The musical was inspired by Ron Chernow’s biography of Alexander Hamilton. Miranda says that while he was reading the book he felt that songs were just coming off the page and the finished product still retains the excitement of that initial inspiration. Scores have always been written using the musical forms of their time no matter what the era of the subject might be, and we should be no more surprised to find elements of hip hop in a musical about a founder of the United States than we should to find elements of 1970s pop accompanying a story about Pepin the Hunchback or Jesus Christ. The rap form does give Miranda a wonderful advantage at many points. The point is made throughout the musical that Alexander Hamilton wrote a torrent of words throughout his life. A line that repeats is “why do you write like you’re running out of time?” Hip hop allows Miranda to give musical form to this torrent of words. The conceit of staging the opposing viewpoints of Hamilton and Thomas Jefferson as a “rap battle” during a meeting of George Washington’s cabinet works very well and allow us to hear the substance of the argument in a way that is in keeping with the musical and remains entertaining.

Besides writing the words and music, Miranda also plays the lead role of Alexander Hamilton. This could have felt too much like one man’s show if it hadn’t been for the prominence of the character of Aaron Burr.

Leslie Odom Jr., along with the ensemble, opens the show with the song “Alexander Hamilton” which summarizes Hamilton’s beginnings, “bastard, orphan, son of a whore and a Scotsman.” At the end of the song he says, “And I’m the fool who shot him.” (I’m quoting from memory, so please forgive inaccuracies.) It was momentarily jarring to see what a prominent place Burr had been given in the story. However, Odom’s dynamic, but smooth and polished, Burr proves a necessary ballast for Miranda’s impetuous Hamilton. Odom delivers what may become the classic lines for a politician:

Talk less.
Smile more.
Don’t let them know
what you’re against
or what you’re for.

Miranda is far from the first to see Hamilton and Burr as a study in contrasts. In most retellings of the story, Burr suffers from the comparison. Although this is Hamilton’s story and he gets by far the largest share of our sympathy, by giving Burr such a prominent place he keeps him from becoming a cardboard villain. (An interesting titbit I recently learned: Aaron Burr was the grandson of the famous preacher Jonathan Edwards.)

Telling an historical story is inevitably an act of interpretation. In recent years, conservatives have been especially active in promoting an interpretation of the founding years of the United States in a way that supportive of their current goals. While Miranda’s play does not make any overt references to the positions of current political parties, it most certainly has a point of view, and not one that the extreme right will find useful. Miranda makes much out of the fact that Hamilton was an immigrant, including an embarrassing high-five with the Marquis de Lafayette, whom I had never heard called an immigrant before since he was only here temporarily.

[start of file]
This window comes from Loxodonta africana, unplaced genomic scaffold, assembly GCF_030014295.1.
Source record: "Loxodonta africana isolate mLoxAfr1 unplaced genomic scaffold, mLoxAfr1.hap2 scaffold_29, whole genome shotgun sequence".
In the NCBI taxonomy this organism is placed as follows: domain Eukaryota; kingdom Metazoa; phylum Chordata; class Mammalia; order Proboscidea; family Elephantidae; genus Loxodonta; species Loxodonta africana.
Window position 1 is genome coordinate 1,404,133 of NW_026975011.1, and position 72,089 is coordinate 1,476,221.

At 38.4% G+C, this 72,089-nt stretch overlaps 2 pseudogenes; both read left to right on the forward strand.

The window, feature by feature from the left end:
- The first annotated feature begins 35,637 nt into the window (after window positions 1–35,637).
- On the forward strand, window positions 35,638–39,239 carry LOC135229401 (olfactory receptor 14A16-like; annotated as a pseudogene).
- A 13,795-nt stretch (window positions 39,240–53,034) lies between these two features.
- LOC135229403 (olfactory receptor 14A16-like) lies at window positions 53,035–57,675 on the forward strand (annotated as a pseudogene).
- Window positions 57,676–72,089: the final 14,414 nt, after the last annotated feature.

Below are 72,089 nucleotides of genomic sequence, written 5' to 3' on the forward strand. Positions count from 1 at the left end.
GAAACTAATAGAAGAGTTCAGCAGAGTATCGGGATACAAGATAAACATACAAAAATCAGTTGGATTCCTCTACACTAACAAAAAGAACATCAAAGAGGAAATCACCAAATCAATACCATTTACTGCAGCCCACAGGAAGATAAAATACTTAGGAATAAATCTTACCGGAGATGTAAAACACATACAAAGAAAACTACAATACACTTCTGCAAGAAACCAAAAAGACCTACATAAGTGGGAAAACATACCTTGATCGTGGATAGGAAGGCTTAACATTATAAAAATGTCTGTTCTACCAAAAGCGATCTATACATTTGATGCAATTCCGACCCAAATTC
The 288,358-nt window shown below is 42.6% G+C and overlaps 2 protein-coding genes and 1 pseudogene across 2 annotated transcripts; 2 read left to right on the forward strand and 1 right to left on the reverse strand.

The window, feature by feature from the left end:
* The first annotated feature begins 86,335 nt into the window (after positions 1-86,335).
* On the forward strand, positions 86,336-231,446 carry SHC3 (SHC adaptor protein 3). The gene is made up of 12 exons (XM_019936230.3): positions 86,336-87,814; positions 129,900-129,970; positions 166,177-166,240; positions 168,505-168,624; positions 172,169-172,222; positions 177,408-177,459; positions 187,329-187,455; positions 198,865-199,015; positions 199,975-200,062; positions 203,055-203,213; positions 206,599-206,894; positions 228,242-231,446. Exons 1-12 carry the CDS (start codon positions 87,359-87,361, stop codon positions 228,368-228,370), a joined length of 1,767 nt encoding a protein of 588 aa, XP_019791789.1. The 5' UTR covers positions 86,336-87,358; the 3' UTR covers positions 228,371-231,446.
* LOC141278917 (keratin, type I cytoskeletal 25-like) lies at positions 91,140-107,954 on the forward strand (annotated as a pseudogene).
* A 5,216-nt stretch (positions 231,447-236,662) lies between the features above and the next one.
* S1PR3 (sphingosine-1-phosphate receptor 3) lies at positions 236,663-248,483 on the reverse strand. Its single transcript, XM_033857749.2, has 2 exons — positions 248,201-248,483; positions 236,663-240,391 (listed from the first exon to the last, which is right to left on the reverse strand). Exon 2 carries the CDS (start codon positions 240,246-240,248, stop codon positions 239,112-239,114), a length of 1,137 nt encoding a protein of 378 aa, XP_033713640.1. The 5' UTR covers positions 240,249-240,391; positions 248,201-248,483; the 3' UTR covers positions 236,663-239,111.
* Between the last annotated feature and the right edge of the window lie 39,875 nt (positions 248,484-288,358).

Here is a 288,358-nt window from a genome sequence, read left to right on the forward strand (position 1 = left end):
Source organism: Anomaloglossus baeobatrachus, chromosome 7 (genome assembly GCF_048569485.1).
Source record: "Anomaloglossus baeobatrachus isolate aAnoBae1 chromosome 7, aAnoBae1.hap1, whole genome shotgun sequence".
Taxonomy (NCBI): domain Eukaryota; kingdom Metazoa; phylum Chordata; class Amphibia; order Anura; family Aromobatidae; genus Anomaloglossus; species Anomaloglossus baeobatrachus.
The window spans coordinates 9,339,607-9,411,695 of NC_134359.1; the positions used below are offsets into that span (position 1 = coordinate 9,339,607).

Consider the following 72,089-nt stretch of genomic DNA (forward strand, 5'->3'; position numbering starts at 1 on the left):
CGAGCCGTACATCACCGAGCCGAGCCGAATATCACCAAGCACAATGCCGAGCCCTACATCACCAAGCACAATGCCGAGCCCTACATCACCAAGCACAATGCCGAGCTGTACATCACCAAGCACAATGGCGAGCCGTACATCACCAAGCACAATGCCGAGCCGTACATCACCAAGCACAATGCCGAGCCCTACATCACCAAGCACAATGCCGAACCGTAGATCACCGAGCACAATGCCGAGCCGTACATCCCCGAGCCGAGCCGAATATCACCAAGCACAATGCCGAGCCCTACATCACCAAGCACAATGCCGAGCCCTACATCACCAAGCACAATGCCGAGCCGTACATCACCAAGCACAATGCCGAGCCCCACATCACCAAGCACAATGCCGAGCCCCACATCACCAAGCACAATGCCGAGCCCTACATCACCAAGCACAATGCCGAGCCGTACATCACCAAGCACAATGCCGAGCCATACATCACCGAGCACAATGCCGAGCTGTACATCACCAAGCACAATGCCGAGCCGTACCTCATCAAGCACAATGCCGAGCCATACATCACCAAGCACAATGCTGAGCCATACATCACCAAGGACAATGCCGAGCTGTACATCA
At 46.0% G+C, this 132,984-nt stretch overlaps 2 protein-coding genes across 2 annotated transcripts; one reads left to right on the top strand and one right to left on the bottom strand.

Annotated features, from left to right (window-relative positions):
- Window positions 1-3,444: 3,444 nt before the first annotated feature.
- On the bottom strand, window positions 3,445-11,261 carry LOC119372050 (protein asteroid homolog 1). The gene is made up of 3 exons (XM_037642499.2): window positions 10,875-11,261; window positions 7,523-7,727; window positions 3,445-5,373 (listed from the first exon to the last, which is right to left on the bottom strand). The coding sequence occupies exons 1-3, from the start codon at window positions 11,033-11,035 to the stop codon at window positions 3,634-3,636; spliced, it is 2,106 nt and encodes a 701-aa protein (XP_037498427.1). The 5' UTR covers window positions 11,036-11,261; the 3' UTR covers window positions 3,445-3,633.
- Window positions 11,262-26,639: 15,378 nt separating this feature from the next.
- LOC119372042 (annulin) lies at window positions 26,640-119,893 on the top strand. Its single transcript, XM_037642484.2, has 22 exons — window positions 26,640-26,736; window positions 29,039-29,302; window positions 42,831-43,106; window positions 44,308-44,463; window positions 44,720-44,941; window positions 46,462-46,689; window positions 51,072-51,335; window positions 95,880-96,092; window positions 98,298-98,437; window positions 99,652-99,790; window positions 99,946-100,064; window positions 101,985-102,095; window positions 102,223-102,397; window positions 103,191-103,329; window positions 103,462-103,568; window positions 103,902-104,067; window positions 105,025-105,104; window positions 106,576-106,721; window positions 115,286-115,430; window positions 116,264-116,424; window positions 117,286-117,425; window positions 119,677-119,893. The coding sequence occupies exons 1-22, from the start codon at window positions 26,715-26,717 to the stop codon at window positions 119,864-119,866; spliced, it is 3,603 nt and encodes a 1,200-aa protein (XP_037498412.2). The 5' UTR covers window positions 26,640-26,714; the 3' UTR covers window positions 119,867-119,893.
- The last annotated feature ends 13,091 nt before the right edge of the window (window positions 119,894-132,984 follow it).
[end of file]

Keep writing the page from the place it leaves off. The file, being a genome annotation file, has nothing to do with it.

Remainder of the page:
Another point that is highlighted in Miranda’s version is the importance of the orderly transfer of power that occurs when Washington steps aside. Perhaps it stood out to me because I’ve many times thought that an under-appreciated moment in U.S. history was when, at the close of the Revolution, “some political factions wanted Washington to become the new nation’s king. His modesty in declining the offer and resigning his military post at the end of the war fortified the republican foundations of the new nation.” (Source.) Miranda does not cover that moment, but he does include the fact that George Washington declined to run for a third term. Hamilton is credited by Miranda with being the principal author of Washington’s Farewell Address and, as Washington tells Hamilton some of the points he would like to make, many in the audience will recognize points like a warning against foreign entanglements from high school.

I haven’t taken the opportunity to check the historical accuracy on most points. One that did make me wonder was the prominence of Hamilton’s sister-in-law, Angelica Schuyler, played by Renée Elise Goldsberry. I couldn’t help wondering if he had exaggerated her importance in order to have some balance between the sexes. According to Wikipedia, it seems that he may have actually downplayed it.

Angelica never failed to enchant the famous, intelligent men she met; and in Paris she soon befriended the venerable Benjamin Franklin, U.S. Ambassador to France. She also developed lasting friendships with Franklin’s successor, Thomas Jefferson, and with the Marquis de Lafayette.

Besides her extensive correspondence with Hamilton which is mentioned in the play, she also had an ongoing correspondence with Jefferson. Goldsberry brings to the role, along with a stunning voice, a necessary intelligence and charm.

Many news articles on the show have fixated on the hip hop musical elements and the multiracial cast which I think is a shame. I’ve already mentioned that musicals have always reflected the music of the times in which they were written. In 2015, I would hope that open casting would no longer be an interesting topic. Back sometime around 1988 a friend once said to me that the worst thing about being a black actor was knowing that he could never play Iago. I thought of him a few months ago when I read that the Royal Shakespeare Company had cast Lucian Msamati as Iago in this year’s production of Othello. Can we stop raising our eyebrows now? The fixation on these two elements makes the show sound gimmicky, and that is a very wrong impression to have. It feels fresh and original, but it is a not simply a novelty.

The ensemble is notably tight. The choreography is highly competent.

The direction, the costuming and the scenic design all worked very well to support the story. I thought the lighting design was excellent.

It’s really no surprise that this is the hot new play.